How to Protect Yourself From a Spouse’s Bad Financial Decisions With a Prenup

Jan 23, 2023 | Finances, Prenuptial Agreements, Protecting Assets

If you clicked on this article, you’re probably pretty financially savvy and want to make sure you stay that way, regardless of what obstacles you may face. With a pending marriage on the horizon, the thought of divorce may be looming over your head. Unfortunately, divorce is a reality, with nearly 40% of marriages ending in divorce; getting a prenup can put your mind at ease, knowing that your finances will be protected in any scenario. Whether your partner is an online shopping addict, or they took out way too many loans in college, or they simply just don’t know how to save, a prenup can make sure those problems don’t become your problem. Keep reading to find out the various ways a prenup can protect you from your spouse’s bad financial decisions.

 

Protect yourself from your partner’s debt 

When you think of bad financial decisions, taking out too many loans or not paying off debt may come to mind. Maybe your partner carelessly uses their credit card, goes beyond their means, and never pays it back. Or maybe they have a ton of student debt because they’re bougie and wanted to fly first-class to spring break every year in college. Whatever the case may be, debt can be crippling for some people, especially when interest rates are high. A private student loan can range from 4 to 15 percent interest!! Let’s say your partner took out $50,000 in student loans at a fixed rate of 10%. If they pay $200 per month, it will take 22 years to pay it off!! The total your partner would end up paying would be $77,604.24! An additional $27,604 dollars on top of their original loan. That’s a whole lot of money spent on interest. 

Not to worry, a prenup can protect you against your partner’s poor debt decisions. How? Well, you can make sure to outline in your prenup that all premarital debt (debt accrued before the marriage) and marital debt (debt accrued during the marriage) remain the person who borrowed its debt. In other words, any type of debt, regardless of when it was taken out, should be marked as each person’s separate property, not subject to division in a divorce. 

What happens if you don’t include debt as separate property in your prenup? Brace yourself. You could be responsible for a portion of those loans even if your name isn’t on it and even if your partner took it out years before meeting you. Much of what happens to debt depends on your state’s divorce law, your assigned judge’s discretion, and your specific situation. You really don’t want to leave this kind of thing up to fate.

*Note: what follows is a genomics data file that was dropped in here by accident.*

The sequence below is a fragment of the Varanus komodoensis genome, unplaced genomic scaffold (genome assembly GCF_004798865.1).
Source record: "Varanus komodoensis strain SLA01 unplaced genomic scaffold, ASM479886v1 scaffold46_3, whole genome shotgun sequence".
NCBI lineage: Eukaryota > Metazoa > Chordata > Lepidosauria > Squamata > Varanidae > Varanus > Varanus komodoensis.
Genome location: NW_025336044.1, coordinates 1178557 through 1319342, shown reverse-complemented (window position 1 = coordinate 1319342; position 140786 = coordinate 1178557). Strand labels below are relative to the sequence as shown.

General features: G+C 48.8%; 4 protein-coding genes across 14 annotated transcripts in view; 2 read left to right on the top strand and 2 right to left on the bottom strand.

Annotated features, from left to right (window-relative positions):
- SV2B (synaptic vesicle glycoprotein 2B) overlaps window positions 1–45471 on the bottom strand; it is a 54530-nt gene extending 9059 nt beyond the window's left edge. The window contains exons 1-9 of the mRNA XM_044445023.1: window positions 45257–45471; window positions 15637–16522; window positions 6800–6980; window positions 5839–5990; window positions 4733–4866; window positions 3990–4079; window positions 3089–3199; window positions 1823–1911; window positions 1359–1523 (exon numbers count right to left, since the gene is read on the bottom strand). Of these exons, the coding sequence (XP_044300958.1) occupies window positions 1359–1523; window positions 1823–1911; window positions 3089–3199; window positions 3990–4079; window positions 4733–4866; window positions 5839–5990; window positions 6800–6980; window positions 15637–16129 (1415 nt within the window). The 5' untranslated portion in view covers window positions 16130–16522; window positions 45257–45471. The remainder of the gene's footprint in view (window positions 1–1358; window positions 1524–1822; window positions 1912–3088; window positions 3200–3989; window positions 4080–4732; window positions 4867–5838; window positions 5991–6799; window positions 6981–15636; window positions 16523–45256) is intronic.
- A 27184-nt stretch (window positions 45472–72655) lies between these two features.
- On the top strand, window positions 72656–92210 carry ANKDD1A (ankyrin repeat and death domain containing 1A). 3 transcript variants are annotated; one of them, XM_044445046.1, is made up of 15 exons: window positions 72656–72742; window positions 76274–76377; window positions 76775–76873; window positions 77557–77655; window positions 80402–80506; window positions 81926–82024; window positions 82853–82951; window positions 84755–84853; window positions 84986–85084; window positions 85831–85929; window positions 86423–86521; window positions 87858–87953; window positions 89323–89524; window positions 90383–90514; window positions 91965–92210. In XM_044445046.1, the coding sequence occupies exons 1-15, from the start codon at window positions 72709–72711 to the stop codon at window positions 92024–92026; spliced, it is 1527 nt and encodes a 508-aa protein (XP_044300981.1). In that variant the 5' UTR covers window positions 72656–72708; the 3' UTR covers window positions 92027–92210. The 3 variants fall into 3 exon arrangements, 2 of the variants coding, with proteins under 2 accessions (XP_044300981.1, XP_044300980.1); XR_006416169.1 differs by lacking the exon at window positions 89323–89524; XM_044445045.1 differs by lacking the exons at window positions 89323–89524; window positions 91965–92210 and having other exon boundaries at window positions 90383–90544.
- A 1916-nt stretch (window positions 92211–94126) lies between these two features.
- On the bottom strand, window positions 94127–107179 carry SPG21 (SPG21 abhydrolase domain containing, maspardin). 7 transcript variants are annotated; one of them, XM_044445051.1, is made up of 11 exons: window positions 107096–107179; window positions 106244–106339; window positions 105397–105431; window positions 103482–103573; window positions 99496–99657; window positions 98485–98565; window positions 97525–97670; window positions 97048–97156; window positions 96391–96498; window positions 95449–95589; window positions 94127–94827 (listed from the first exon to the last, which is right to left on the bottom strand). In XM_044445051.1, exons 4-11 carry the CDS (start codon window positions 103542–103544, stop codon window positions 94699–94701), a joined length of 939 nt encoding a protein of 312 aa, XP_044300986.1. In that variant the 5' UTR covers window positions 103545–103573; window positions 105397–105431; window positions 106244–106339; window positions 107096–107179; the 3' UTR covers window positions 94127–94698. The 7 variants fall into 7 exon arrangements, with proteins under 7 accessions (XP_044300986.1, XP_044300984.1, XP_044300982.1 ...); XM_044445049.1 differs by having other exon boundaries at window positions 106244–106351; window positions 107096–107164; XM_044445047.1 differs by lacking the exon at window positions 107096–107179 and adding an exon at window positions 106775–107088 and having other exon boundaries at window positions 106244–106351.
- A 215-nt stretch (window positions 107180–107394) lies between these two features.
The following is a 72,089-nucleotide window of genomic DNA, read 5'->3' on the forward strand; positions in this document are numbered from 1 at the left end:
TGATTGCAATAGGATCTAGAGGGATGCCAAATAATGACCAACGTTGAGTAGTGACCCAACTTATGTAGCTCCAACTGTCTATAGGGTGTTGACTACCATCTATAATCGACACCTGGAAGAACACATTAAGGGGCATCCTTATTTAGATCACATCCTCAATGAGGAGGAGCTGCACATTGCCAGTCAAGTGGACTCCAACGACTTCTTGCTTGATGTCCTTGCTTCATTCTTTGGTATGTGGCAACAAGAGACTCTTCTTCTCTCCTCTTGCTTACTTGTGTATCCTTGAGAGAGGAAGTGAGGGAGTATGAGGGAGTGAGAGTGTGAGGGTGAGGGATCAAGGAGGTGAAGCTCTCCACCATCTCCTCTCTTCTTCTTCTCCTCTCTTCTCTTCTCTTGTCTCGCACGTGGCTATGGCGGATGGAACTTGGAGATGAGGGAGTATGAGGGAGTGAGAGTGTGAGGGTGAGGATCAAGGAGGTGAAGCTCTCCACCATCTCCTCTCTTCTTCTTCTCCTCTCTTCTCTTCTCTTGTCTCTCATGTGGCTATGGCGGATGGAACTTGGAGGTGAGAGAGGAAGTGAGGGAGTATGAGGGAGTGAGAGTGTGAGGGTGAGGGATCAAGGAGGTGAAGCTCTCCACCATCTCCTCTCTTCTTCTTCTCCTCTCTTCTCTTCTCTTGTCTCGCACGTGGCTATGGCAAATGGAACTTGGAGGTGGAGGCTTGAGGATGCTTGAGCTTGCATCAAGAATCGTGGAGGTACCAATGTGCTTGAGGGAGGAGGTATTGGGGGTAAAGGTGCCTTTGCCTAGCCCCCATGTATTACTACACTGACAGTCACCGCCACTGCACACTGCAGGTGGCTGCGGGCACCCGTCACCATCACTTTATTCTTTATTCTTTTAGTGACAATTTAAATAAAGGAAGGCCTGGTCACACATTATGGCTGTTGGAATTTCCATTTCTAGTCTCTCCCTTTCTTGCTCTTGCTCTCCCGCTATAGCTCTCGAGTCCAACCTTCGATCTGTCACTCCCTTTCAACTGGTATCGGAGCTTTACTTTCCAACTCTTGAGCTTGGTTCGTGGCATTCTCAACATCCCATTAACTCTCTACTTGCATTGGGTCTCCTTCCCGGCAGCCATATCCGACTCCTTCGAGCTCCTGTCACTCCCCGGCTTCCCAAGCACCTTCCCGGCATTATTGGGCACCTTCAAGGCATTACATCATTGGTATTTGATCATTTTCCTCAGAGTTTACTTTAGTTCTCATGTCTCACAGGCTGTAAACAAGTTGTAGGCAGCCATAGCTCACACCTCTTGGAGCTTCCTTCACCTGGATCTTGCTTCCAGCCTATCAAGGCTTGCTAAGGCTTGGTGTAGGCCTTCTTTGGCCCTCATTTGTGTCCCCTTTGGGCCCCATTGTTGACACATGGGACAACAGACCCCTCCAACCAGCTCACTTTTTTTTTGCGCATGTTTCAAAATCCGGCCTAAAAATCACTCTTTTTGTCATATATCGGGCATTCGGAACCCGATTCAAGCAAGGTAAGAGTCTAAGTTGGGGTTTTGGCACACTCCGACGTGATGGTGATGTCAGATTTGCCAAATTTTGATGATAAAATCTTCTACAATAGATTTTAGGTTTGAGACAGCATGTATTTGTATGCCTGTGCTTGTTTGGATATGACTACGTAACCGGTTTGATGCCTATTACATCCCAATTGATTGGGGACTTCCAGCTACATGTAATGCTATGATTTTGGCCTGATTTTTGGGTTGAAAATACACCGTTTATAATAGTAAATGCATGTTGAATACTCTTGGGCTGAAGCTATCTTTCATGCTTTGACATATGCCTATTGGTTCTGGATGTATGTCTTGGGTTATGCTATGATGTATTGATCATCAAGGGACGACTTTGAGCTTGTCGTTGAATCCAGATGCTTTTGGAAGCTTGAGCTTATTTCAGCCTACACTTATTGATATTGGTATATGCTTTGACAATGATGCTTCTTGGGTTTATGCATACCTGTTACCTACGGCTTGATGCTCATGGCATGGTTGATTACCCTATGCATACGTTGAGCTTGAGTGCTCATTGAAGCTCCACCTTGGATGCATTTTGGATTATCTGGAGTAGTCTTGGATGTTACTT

Protect yourself from your spouse’s spending habits

If your spouse tends to burn a hole in their pocket with money, and you hate it, then listen up. Whether they are online shopping addicts or simply just allergic to budgets, you don’t have to bear that burden, even during marriage. Wait, what? Yes, that’s right. Prenups don’t just protect you after the marriage ends, but they can also protect you during the marriage. Let’s dive in. 

Prenups can dictate financial obligations during the marriage, such as whether or not you two maintain separate bank accounts or joint bank accounts. What that means is you can decide, in your prenup, whether you two will share a bank account or not. And if you decide to share a bank account, you two must come to a meeting of the minds as to what goes in and what goes out. Put differently, all expenses paid from the joint account and all contributions into the account must be agreed upon. This can help keep budgets under control and taper any reckless spending. 

So, what does this mean for you? If your spouse has a serious spending problem, you may want to dictate that you will each have separate accounts. That may make your life easier. You can also choose to have a joint bank account with strict stipulations. The stipulations should be how much each person contributes (i.e., deposits) each month/week and what expenses should be pulled from the account. When it’s put into writing in a contract, it’s harder for either of you to stray from it. Whichever way you choose, you should have peace of mind and protection from your spouse’s bad financial decisions!

 

Protect your smart financial decisions from being taken by a future ex-spouse